A centuries-old Native American burial site has been uncovered along U.S. Highway 60 in Superior, including the remains of at least nine people and evidence of 40 rooms that once stood there.
The human remains, discovered about five miles west of the Oak Flat Campground in the Tonto National Forest, will be repatriated to the Gila River Indian Community, on whose ancestral lands the remains were found, said Todd Pitezel, state repatriation coordinator for the Arizona State Museum on the University of Arizona campus.
The remains — discovered between this spring and October — likely date to the 14th century and represent the Salado people, who were made up of a mix of cultures. The U.S. National Park Service said the Salado are an extension of the Hohokam, who used irrigation canals to farm in the Salt and Gila River valleys, beginning thousands of years ago. The Hohokam and Salado population there decreased drastically between 1350 and 1450, likely because of drought. Those who remained are the ancestors of today’s Gila and Salt River communities, says the Arizona Museum of Natural History.
The Gila River Indian Community “views any burial disturbances as a desecration to the Huhugam,” the O’odham name for their ancestors and living relatives, Barnaby Lewis, Gila River Tribal Historic Preservation Officer, said in a statement. “However in this modern day, it is unavoidable and we take great strides to protect our ancestors with privacy and respect.”
The remains will be reburied on the Gila River reservation.
Many Hohokam and more recent Apache artifacts are scattered throughout that area, archaeologists say, including on the 2,400-acre parcel above a massive copper deposit that could be acquired by a foreign mining company this week.
The bill to privatize the parcel, which includes land sacred to Native American tribes, was tucked into the must-pass National Defense Authorization Act by legislators last week. A final U.S. Senate vote is expected no later than today.
The presence of the Gila River Indian Community’s ancestors in the area is one reason the tribe opposes the mining project, Lewis said in the statement.
“Overall, the community opposes any mining project, including the one proposed by Resolution Copper in the Oak Flat area. This mining project in particular will be destructive to the environment,” the email said.
The recent finding at U.S. Highway 60 is the biggest settlement discovered in Superior, said Scott Wood, heritage program manager with the Tonto National Forest.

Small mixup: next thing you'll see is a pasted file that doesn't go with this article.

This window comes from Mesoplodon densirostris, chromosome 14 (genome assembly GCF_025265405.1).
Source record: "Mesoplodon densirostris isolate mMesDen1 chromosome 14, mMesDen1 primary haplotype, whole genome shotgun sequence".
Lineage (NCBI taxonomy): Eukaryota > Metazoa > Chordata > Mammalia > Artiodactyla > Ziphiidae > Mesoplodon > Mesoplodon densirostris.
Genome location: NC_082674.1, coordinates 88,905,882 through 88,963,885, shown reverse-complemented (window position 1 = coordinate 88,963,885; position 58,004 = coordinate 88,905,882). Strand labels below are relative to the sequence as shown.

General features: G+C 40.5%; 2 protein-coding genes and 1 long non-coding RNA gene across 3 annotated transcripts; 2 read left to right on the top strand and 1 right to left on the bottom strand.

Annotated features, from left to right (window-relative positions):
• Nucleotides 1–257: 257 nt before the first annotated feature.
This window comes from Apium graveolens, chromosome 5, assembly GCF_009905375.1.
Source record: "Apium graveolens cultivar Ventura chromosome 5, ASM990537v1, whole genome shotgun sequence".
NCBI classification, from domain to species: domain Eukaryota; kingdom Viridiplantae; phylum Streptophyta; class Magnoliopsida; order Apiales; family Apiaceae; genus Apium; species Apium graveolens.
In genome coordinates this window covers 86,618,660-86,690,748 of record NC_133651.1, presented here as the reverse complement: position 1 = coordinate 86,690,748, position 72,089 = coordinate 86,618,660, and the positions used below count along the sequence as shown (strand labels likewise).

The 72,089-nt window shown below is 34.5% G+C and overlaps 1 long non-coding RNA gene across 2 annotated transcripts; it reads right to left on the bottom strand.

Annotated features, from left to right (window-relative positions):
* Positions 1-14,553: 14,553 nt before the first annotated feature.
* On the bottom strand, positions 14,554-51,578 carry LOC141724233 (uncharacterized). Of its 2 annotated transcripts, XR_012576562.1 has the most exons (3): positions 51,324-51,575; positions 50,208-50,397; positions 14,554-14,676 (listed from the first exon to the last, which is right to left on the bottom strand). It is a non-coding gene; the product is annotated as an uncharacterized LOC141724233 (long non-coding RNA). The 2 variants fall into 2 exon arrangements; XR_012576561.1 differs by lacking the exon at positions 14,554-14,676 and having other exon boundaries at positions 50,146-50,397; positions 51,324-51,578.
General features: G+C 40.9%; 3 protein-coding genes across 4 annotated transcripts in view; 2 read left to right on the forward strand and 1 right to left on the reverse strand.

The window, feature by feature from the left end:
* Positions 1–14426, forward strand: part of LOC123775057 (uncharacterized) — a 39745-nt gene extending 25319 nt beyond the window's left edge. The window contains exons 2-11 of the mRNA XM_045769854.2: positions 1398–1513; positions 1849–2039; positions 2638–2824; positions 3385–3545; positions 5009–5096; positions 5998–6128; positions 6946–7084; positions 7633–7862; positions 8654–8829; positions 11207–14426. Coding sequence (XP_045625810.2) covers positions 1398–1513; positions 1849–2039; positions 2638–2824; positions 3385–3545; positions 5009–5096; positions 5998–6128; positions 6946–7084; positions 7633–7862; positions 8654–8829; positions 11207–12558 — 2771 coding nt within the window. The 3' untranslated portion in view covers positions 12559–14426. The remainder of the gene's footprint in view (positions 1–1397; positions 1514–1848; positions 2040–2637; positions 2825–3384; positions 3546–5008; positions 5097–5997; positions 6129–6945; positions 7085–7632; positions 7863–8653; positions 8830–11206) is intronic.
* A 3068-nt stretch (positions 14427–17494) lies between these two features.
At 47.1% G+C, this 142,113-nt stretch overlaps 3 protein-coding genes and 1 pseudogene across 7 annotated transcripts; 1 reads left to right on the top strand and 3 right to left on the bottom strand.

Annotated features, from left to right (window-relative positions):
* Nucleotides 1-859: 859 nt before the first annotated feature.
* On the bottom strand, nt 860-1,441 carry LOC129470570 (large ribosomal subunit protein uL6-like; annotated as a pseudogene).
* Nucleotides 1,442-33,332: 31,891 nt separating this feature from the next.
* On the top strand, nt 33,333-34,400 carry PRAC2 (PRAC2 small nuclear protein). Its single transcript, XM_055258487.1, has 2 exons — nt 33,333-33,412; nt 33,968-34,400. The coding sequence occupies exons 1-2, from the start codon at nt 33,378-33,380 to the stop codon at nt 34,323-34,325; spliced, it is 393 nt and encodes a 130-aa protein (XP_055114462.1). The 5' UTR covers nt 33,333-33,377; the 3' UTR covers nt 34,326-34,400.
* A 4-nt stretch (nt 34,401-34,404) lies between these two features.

“It’s the only one like it in Superior that we know of, and certainly the largest one we know of,” he said.
Anna Neuzil is project director for EcoPlan Associates, the archaeological consultants performing the archaeological review for the Arizona Department of Transportation. Neuzil said ADOT officials will not allow her to discuss the findings with the media.
The review comes in advance of a $45 million highway-improvement project, part of a package of ADOT projects approved for the next five years. It will modernize and widen a five-mile stretch of highway between Florence Junction and Superior, ADOT spokesman Dustin Krugel said in an email.
The burial site will be destroyed by the project, but first archaeologists will ensure that all human remains have been collected and repatriated, and will document all other historical artifacts found there, such as decorative pottery, tools and structures, Wood said.
The environmental studies done in advance of the ADOT project have “given us a very good look at a cross-section of the history of human occupation in that part of the Queen Creek drainage,” Wood said.
Opponents of the controversial land-swap measure say the recent finding is further evidence of critical archaeological sites in and around the Oak Flat area set to be conveyed to Resolution Copper Mining, which is jointly owned by U.K.-based Rio Tinto Group and Australia-based BHP Billiton Ltd.
“What it points to is the haste and the inappropriateness of what’s being done,” said Roger Featherstone, director of the Tucson-based Arizona Mining Reform Coalition, which has been fighting the land swap since it was first introduced in Congress in 2005.
John Welch, a former historic preservation officer for the White Mountain Apache Tribe, told Science magazine this week that the parcel contains important archaeological artifacts.
“This is the best set of Apache archaeological sites ever documented, period,” he said.
Resolution Copper spokesman Dave Richins said the mining company will comply with all federal regulations, including the Native American Graves Protection and Repatriation Act, if it finds archaeological sites on the site. But he disputed claims of the great archaeological significance of Oak Flat.
“I think there should be a robust review of the historic and archaeological record at Oak Flat and let the facts tell the story instead of the rhetoric,” he said Thursday.
Wood said Oak Flat has been deemed eligible for the National Register of Historic Places as a traditional cultural property, based in part on surveys that Resolution’s own subcontractors performed. That process showed more than a dozen prehistoric and Apache sites on the parcel.
But Wood said the issue is broader than the historic sites because Oak Flat is still actively used by Native American people, including members of the San Carlos Apache Tribe who consider Oak Flat to be sacred.
“In terms of the strictly archaeological remains, they (Resolution) have stated that they will follow the law and conduct mitigation data-recovery operations on the sites that will be impacted,” he said. “The real concern is the fact that we’re talking about an active cultural landscape that’s still in use by the Apaches. That part, you can’t do data recovery on.”